Securities and Exchange Commission (SEC) Chair Gary Gensler is in the midst of a relentless crusade against the American digital asset industry. Despite the industry’s repeated calls for the SEC to issue clarifying rulemaking and guidance, the laws governing digital assets remain unacceptably opaque. The SEC’s recent strikes against leading companies such as Coinbase make it clearer than ever that Chair Gensler’s goal is to make crypto illegal in America. With such clear bias, and such dereliction of the basic tenets of due process, the agency cannot fairly supervise the digital assets industry.
This is why it’s time for Chair Gensler to recuse himself from any further decisions related to SEC enforcement of the American digital assets industry.
The SEC’s mission is to protect investors while maintaining fair and orderly markets, and to facilitate capital formation. To carry out its mission, some of the SEC’s divisions devise rules and guidance under the rulemaking authority granted to the agency by Congress. When it comes to digital assets, the SEC has abandoned its role as a rulemaking body, giving investors and company founders no clear way to answer the fundamental question of how or whether securities laws apply to their products or services. This lack of rulemaking action doesn’t mean the SEC has been idle. On the contrary, in lieu of thoughtful rules that take into account the unique nature of digital assets, the SEC has gone into enforcement overdrive, targeting the crypto industry with wave after wave of punitive enforcement actions.
Unlike other federal agencies, before filing an enforcement action, the SEC follows a process known as the “Wells process,” which allows entities alleged to have violated the law a chance to respond and be heard—in other words, providing targets of enforcement actions with due process. At the beginning of this process, the target under investigation receives a “Wells notice” that states the alleged violation and provides the target with an opportunity to present evidence in their defense to the SEC’s enforcement division. If the agency wishes to pursue the case at the conclusion of this process, they present the facts to the Commissioners who then vote on whether to proceed.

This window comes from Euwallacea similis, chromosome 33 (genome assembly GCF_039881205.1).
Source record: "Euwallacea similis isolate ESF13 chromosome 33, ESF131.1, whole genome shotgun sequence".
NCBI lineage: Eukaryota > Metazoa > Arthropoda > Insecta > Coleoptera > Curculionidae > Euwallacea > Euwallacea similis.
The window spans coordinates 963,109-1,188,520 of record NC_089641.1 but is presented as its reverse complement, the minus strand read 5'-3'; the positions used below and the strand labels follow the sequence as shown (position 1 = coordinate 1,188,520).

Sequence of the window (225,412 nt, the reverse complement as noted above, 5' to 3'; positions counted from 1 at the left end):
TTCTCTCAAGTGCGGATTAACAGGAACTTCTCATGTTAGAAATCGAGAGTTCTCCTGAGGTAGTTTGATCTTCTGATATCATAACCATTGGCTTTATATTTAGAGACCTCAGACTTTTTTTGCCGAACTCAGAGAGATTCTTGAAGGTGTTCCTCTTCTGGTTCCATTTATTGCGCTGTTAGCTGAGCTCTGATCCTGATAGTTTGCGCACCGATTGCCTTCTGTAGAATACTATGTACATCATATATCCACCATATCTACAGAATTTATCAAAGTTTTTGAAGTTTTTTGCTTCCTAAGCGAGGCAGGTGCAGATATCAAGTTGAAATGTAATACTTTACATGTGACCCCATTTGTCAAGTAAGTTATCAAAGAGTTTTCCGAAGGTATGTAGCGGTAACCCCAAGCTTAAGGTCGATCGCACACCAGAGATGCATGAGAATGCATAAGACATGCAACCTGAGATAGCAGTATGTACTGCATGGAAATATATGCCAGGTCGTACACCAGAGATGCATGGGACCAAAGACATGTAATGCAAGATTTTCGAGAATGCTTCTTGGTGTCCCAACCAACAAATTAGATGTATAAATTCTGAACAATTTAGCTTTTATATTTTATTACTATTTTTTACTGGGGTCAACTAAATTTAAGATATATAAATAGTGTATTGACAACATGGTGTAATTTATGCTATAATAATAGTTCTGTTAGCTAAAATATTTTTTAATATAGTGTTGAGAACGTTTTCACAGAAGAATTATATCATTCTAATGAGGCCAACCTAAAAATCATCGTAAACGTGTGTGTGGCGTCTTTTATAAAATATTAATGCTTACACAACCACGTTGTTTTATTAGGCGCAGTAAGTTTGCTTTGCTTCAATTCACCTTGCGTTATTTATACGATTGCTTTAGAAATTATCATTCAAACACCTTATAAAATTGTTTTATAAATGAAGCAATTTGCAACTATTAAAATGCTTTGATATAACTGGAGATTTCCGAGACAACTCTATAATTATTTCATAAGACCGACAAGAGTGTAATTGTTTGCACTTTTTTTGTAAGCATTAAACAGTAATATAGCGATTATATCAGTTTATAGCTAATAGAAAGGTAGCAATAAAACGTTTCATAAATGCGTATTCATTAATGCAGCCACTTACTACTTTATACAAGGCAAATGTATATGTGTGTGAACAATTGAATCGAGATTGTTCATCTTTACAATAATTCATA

The Commissioners must comply with principles of due process in their decision to file an enforcement action, which requires them to act without bias—and even avoid the appearance of bias. Only after reviewing both sides of the case, without having prejudged any fact or any issue, do Commissioners vote on whether or not to file an action.
This vote requires SEC Commissioners to act in a quasi-judicial function, weighing evidence prior to voting yes or no as to filing an action. The Wells process is very much akin to a court proceeding with the staff acting as prosecutors and the Commissioners acting as neutral arbiters when they vote on whether to proceed.
If the recusal issue were brought before an actual court, a judge would require a Commissioner to recuse themselves or dismiss the case if the Commissioner had appeared to have prejudged the facts and law of a particular case. In a case called American Cyanamid Co. v. FTC, the 6th Circuit explained that disqualification is required when there is a “reasonable suspicion of unfairness.”
Meanwhile, the D.C. Circuit, in a case called Cinderella Career & Finishing Schs., Inc. v. FTC, put it this way: when “a disinterested observer may conclude that [the agency official] has in some measure adjudged the facts as well as the law of a particular case in advance of hearing it[,]” recusal of the agency official is required.
Because an SEC Commissioner’s vote following the Wells process is part of an adjudicatory proceeding, a Commissioner would need to recuse themselves if there was unfairness stemming from any prejudgement of the facts or law of a particular matter.
In the context of a digital assets-related proceeding, determining whether a particular digital asset is a security is central to a Commissioner’s decision on whether to proceed with a given enforcement case. Although this inquiry is highly dependent on the unique facts and circumstances of a particular transaction, Chair Gensler has prejudged the issue. For over a year, Chair Gensler has made his view clear: in his mind, all digital assets—other than bitcoin—are securities, end of story. This repeated and vehement assertion creates an unmistakable impression that he has already decided the core issue of a digital asset-related proceeding before diving into the facts and circumstances.
In digital asset-related enforcement proceedings, Chair Gensler’s repeated declarations that all digital assets other than bitcoin are securities fosters the exact type of unfairness that would lead a court to order recusal—Chair Gensler has clearly made his decision about the facts and the law of a particular case prior to hearing it. As a result, Chair Gensler’s vote as to whether to bring an enforcement action is tainted with bias: his refusal to engage with the facts and circumstances of each case undermines the Wells process and deprives enforcement targets of the due process rights to which they are entitled.
A publicly-filed SEC enforcement action has serious consequences for the target of such enforcement action. Profits may suffer, legal costs are high, and shareholders ultimately feel the brunt of the impact. That’s why due process for targets of SEC enforcement actions is crucial.
To avoid contaminating the process, the law requires Chair Gensler to recuse himself from any decisions regarding the initiation or continuation of an enforcement action premised on the theory that a digital asset is a security.
Marisa T. Coppel is Senior Counsel for Blockchain Association. The opinions expressed in Fortune.com commentary pieces are solely the views of their authors and do not necessarily reflect the opinions and beliefs of Fortune.
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